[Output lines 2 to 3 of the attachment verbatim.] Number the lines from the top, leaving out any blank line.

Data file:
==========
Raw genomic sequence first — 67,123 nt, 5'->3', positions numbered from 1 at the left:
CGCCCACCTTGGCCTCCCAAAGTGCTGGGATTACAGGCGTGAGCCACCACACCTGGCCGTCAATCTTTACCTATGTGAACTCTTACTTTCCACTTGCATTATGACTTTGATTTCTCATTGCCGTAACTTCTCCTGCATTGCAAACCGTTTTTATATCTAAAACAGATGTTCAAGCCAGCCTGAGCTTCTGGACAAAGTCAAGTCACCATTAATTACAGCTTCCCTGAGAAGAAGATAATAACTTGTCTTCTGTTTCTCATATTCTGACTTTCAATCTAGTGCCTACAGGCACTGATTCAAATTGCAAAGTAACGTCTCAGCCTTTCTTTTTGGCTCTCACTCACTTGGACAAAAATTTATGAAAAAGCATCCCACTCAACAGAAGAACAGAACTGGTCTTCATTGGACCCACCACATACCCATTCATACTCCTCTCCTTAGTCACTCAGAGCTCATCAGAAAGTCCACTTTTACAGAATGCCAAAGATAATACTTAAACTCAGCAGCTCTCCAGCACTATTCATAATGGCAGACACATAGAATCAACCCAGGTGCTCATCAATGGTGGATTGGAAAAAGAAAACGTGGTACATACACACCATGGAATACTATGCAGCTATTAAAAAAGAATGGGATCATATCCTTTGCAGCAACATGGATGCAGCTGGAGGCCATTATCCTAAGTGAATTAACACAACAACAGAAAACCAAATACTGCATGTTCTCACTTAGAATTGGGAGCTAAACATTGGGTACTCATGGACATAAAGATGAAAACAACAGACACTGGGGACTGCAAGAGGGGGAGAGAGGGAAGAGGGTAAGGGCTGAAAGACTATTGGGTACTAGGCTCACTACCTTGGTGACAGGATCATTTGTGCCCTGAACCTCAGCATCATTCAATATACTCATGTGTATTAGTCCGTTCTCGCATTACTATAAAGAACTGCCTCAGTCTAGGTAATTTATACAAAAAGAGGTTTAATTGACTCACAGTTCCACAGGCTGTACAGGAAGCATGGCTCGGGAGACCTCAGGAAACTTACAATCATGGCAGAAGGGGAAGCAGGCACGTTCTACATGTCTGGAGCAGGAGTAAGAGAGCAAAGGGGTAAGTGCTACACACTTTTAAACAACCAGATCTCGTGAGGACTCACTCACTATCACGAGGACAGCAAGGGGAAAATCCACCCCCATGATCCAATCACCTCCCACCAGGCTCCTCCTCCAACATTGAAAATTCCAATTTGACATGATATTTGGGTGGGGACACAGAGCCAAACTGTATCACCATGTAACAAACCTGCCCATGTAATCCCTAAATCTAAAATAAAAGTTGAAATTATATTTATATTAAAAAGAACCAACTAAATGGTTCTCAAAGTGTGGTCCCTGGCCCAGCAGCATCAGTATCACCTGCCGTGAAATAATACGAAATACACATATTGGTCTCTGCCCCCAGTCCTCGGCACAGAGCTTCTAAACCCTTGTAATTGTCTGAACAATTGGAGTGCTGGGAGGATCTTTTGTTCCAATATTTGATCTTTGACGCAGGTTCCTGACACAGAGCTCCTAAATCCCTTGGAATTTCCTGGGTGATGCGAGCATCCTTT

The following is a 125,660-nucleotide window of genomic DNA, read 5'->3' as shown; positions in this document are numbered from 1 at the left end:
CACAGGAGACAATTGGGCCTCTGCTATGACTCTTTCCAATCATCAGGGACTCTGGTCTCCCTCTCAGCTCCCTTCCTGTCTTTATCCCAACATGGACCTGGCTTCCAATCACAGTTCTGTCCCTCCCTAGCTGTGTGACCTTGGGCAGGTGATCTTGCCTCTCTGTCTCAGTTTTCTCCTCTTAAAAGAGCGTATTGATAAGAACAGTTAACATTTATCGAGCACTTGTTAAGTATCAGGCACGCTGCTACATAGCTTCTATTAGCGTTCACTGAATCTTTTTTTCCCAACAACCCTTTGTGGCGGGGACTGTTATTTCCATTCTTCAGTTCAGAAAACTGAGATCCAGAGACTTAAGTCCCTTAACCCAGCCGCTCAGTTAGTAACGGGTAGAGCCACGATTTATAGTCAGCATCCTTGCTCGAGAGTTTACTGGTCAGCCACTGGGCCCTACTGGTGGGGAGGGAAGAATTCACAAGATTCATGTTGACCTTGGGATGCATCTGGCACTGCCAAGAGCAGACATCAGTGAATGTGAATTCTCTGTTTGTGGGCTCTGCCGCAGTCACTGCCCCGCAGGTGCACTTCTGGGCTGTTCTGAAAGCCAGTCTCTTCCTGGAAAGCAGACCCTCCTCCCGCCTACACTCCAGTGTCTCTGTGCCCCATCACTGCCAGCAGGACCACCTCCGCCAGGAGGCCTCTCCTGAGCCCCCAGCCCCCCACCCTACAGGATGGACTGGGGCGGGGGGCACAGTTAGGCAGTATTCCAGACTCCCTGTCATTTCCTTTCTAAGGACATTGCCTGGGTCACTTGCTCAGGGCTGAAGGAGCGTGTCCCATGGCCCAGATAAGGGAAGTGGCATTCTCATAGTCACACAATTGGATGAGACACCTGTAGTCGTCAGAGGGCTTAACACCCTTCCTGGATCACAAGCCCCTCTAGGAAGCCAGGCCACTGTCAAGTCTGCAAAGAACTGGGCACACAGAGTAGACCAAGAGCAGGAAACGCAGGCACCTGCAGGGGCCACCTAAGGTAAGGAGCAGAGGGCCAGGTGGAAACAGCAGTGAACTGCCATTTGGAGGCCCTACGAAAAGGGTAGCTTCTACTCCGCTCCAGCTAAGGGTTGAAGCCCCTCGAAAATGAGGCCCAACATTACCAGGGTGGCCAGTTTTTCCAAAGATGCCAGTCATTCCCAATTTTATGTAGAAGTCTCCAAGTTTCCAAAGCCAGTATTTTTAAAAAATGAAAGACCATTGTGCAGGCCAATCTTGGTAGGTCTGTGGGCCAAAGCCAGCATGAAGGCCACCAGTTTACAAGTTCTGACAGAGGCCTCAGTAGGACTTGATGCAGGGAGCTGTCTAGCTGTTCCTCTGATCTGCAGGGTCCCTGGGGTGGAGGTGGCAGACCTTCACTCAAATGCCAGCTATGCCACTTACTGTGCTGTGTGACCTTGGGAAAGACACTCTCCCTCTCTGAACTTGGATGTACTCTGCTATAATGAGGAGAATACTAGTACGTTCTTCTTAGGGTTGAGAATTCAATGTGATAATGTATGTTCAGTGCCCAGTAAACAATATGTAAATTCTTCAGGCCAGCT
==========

CGCCCACCTTGGCCTCCCAAAGTGCTGGGATTACAGGCGTGAGCCACCACACCTGGCCGTCAATCTTTACCTATGTGAACTCTTACTTTCCACTTGCATTATGACTTTGATTTCTCATTGCCGTAACTTCTCCTGCATTGCAAACCGTTTTTATATCTAAAACAGATGTTCAAGCCAGCCTGAGCTTCTGGACAAAGTCAAGTCACCATTAATTACAGCTTCCCTGAGAAGAAGATAATAACTTGTCTTCTGTTTCTCATATTCTGACTTTCAATCTAGTGCCTACAGGCACTGATTCAAATTGCAAAGTAACGTCTCAGCCTTTCTTTTTGGCTCTCACTCACTTGGACAAAAATTTATGAAAAAGCATCCCACTCAACAGAAGAACAGAACTGGTCTTCATTGGACCCACCACATACCCATTCATACTCCTCTCCTTAGTCACTCAGAGCTCATCAGAAAGTCCACTTTTACAGAATGCCAAAGATAATACTTAAACTCAGCAGCTCTCCAGCACTATTCATAATGGCAGACACATAGAATCAACCCAGGTGCTCATCAATGGTGGATTGGAAAAAGAAAACGTGGTACATACACACCATGGAATACTATGCAGCTATTAAAAAAGAATGGGATCATATCCTTTGCAGCAACATGGATGCAGCTGGAGGCCATTATCCTAAGTGAATTAACACAACAACAGAAAACCAAATACTGCATGTTCTCACTTAGAATTGGGAGCTAAACATTGGGTACTCATGGACATAAAGATGAAAACAACAGACACTGGGGACTGCAAGAGGGGGAGAGAGGGAAGAGGGTAAGGGCTGAAAGACTATTGGGTACTAGGCTCACTACCTTGGTGACAGGATCATTTGTGCCCTGAACCTCAGCATCATTCAATATACTCATGTGTATTAGTCCGTTCTCGCATTACTATAAAGAACTGCCTCAGTCTAGGTAATTTATACAAAAAGAGGTTTAATTGACTCACAGTTCCACAGGCTGTACAGGAAGCATGGCTCGGGAGACCTCAGGAAACTTACAATCATGGCAGAAGGGGAAGCAGGCACGTTCTACATGTCTGGAGCAGGAGTAAGAGAGCAAAGGGGTAAGTGCTACACACTTTTAAACAACCAGATCTCGTGAGGACTCACTCACTATCACGAGGACAGCAAGGGGAAAATCCACCCCCATGATCCAATCACCTCCCACCAGGCTCCTCCTCCAACATTGAAAATTCCAATTTGACATGATATTTGGGTGGGGACACAGAGCCAAACTGTATCACCATGTAACAAACCTGCCCATGTAATCCCTAAATCTAAAATAAAAGTTGAAATTATATTTATATTAAAAAGAACCAACTAAATGGTTCTCAAAGTGTGGTCCCTGGCCCAGCAGCATCAGTATCACCTGCCGTGAAATAATACGAAATACACATATTGGTCTCTGCCCCCAGTCCTCGGCACAGAGCTTCTAAACCCTTGTAATTGTCTGAACAATTGGAGTGCTGGGAGGATCTTTTGTTCCAATATTTGATCTTTGACGCAGGTTCCTGACACAGAGCTCCTAAATCCCTTGGAATTTCCTGGGTGATGCGAGCATCCTTT

The following is a 125,660-nucleotide window of genomic DNA, read 5'->3' as shown; positions in this document are numbered from 1 at the left end: